Cuban ruffles feathers

Mark Cuban is both entertaining and insightful, the latest example being his remarks on the dead and boring Internet:

A lot of people are all up and upset about my comments that the Internet is dead and boring. Well guess what, it is. Every new technological, mechanical or intellectual breakthrough has its day, days, months and years. But they don’t rule forever. That’s the reality.

Every generation has its defining breakthrough. Cars, TV, Radio, Planes,highways, the wheel, the printing press, the list goes on forever. I’m sure in each generation to whom the invention was a breakthrough it may have been heretical to consider those inventions “dead and boring”. The reality is that at some point they stop changing. They stop evolving. They become utilities or utilitarian and are taken for granted.

Some of you may not want to admit it, but that’s exactly what the net has become. A utility. It has stopped evolving. Your Internet experience today is not much different than it was 5 years ago.

Cuban is right, of course, and even Om Malik (broadband cheerleader extraordinaire) admits as much:

But the bigger question Cuban is asking is whether the Internet’s infrastructure is sufficient to keep the innovation cycle moving forward. And the answer is no.

And why? Om quotes Nortel’s CTO:

John Roese, chief technology officer of Nortel (NT), is of the same school of thought. “If you look at the progress made from 300-baud modems to 10-Gigabit Ethernet,” said Roese, “the cost per bit has declined by a factor of 22 million to one. But that isn’t reflected in the consumer Internet experience.”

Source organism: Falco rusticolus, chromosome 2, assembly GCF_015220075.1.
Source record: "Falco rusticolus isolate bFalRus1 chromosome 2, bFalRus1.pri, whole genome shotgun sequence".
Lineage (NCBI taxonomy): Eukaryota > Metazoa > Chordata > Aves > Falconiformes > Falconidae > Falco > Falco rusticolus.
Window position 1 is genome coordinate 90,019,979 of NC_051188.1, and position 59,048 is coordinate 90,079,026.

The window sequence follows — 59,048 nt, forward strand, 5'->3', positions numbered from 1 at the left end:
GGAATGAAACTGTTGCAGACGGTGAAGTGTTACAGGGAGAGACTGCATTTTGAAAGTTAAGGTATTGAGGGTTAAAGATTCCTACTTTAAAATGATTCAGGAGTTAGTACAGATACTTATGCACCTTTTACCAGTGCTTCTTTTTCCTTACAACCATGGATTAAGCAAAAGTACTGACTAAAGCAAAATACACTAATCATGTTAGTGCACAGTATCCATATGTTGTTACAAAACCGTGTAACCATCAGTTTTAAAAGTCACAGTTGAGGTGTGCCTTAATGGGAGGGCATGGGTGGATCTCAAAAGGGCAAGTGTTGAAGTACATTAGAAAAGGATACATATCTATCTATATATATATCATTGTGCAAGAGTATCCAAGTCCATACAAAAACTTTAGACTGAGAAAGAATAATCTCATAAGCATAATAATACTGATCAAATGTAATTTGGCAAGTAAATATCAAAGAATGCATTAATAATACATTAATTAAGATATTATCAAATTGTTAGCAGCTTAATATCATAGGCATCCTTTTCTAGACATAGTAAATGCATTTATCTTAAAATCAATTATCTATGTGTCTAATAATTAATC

The fault is in the asymmetric nature of the Internet. The downstream speeds are getting higher, but upstream speeds are still being controlled in a miserly fashion by ISPs, thus acting as a break for truly interactive applications.

An asymmetric Internet is good for disseminating information – after all pulling down information (or YouTube videos) moves packets in one direction. This is perhaps the point Cuban is trying to make when he says that the Internet is like a utility and therefore boring. Electricity, after-all, also works as a one-way service — it comes into our house and we use it for everything from stereos and air conditioners. Today’s Web and Internet applications are doing precisely the same on our desktops.

I don’t know that a symmetrical Internet is any less boring than the one we have, as it’s probably just harder to administer. Today we upload our videos to services like You Tube to asymmetrically distribute them, and I don’t see them getting more interesting if we distribute them directly from our homes and offices. Maybe somebody can explain that to me.

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